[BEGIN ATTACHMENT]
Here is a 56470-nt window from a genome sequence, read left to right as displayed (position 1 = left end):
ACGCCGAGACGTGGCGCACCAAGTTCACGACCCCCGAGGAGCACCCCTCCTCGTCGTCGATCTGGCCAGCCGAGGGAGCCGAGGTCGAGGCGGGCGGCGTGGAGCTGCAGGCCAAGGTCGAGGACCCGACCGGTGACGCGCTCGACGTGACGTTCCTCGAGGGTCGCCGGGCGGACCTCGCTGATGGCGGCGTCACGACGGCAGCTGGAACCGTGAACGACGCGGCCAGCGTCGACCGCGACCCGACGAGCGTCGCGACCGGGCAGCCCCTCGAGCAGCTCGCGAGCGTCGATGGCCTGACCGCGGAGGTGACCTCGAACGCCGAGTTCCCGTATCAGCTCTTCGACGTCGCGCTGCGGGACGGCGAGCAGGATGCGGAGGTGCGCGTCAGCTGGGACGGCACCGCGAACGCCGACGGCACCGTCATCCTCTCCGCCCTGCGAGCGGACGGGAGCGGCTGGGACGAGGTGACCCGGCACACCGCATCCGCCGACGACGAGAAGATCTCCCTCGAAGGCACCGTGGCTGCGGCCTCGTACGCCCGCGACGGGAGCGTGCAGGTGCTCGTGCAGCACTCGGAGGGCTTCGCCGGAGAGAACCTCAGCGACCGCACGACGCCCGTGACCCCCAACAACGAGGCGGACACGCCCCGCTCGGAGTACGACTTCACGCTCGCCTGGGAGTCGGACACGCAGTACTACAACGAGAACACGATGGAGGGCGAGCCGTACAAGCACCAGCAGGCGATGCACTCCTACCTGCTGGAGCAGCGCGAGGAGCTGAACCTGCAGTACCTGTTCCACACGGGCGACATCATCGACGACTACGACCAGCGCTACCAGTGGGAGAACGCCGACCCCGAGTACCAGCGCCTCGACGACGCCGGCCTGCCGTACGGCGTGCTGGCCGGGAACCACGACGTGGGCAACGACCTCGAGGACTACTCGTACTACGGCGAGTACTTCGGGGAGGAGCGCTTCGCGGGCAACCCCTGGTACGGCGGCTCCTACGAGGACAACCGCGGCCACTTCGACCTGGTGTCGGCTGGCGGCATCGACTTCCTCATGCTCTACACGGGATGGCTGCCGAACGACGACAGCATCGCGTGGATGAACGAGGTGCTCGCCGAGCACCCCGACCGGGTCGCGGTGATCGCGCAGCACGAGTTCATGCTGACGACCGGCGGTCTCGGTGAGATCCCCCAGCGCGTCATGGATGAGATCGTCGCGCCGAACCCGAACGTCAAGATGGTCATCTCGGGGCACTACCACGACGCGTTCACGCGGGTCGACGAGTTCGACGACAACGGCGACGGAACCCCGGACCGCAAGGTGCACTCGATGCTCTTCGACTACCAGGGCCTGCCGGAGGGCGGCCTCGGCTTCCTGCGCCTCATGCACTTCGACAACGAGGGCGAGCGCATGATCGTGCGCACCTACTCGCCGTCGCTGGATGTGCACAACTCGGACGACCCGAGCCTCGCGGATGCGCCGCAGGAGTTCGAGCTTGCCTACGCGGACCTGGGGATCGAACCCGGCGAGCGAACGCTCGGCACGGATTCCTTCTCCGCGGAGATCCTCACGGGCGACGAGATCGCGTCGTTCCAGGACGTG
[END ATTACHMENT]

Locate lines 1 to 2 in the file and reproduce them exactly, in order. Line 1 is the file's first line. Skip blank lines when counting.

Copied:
Here is a 56470-nt window from a genome sequence, read left to right as displayed (position 1 = left end):
ACGCCGAGACGTGGCGCACCAAGTTCACGACCCCCGAGGAGCACCCCTCCTCGTCGTCGATCTGGCCAGCCGAGGGAGCCGAGGTCGAGGCGGGCGGCGTGGAGCTGCAGGCCAAGGTCGAGGACCCGACCGGTGACGCGCTCGACGTGACGTTCCTCGAGGGTCGCCGGGCGGACCTCGCTGATGGCGGCGTCACGACGGCAGCTGGAACCGTGAACGACGCGGCCAGCGTCGACCGCGACCCGACGAGCGTCGCGACCGGGCAGCCCCTCGAGCAGCTCGCGAGCGTCGATGGCCTGACCGCGGAGGTGACCTCGAACGCCGAGTTCCCGTATCAGCTCTTCGACGTCGCGCTGCGGGACGGCGAGCAGGATGCGGAGGTGCGCGTCAGCTGGGACGGCACCGCGAACGCCGACGGCACCGTCATCCTCTCCGCCCTGCGAGCGGACGGGAGCGGCTGGGACGAGGTGACCCGGCACACCGCATCCGCCGACGACGAGAAGATCTCCCTCGAAGGCACCGTGGCTGCGGCCTCGTACGCCCGCGACGGGAGCGTGCAGGTGCTCGTGCAGCACTCGGAGGGCTTCGCCGGAGAGAACCTCAGCGACCGCACGACGCCCGTGACCCCCAACAACGAGGCGGACACGCCCCGCTCGGAGTACGACTTCACGCTCGCCTGGGAGTCGGACACGCAGTACTACAACGAGAACACGATGGAGGGCGAGCCGTACAAGCACCAGCAGGCGATGCACTCCTACCTGCTGGAGCAGCGCGAGGAGCTGAACCTGCAGTACCTGTTCCACACGGGCGACATCATCGACGACTACGACCAGCGCTACCAGTGGGAGAACGCCGACCCCGAGTACCAGCGCCTCGACGACGCCGGCCTGCCGTACGGCGTGCTGGCCGGGAACCACGACGTGGGCAACGACCTCGAGGACTACTCGTACTACGGCGAGTACTTCGGGGAGGAGCGCTTCGCGGGCAACCCCTGGTACGGCGGCTCCTACGAGGACAACCGCGGCCACTTCGACCTGGTGTCGGCTGGCGGCATCGACTTCCTCATGCTCTACACGGGATGGCTGCCGAACGACGACAGCATCGCGTGGATGAACGAGGTGCTCGCCGAGCACCCCGACCGGGTCGCGGTGATCGCGCAGCACGAGTTCATGCTGACGACCGGCGGTCTCGGTGAGATCCCCCAGCGCGTCATGGATGAGATCGTCGCGCCGAACCCGAACGTCAAGATGGTCATCTCGGGGCACTACCACGACGCGTTCACGCGGGTCGACGAGTTCGACGACAACGGCGACGGAACCCCGGACCGCAAGGTGCACTCGATGCTCTTCGACTACCAGGGCCTGCCGGAGGGCGGCCTCGGCTTCCTGCGCCTCATGCACTTCGACAACGAGGGCGAGCGCATGATCGTGCGCACCTACTCGCCGTCGCTGGATGTGCACAACTCGGACGACCCGAGCCTCGCGGATGCGCCGCAGGAGTTCGAGCTTGCCTACGCGGACCTGGGGATCGAACCCGGCGAGCGAACGCTCGGCACGGATTCCTTCTCCGCGGAGATCCTCACGGGCGACGAGATCGCGTCGTTCCAGGACGTG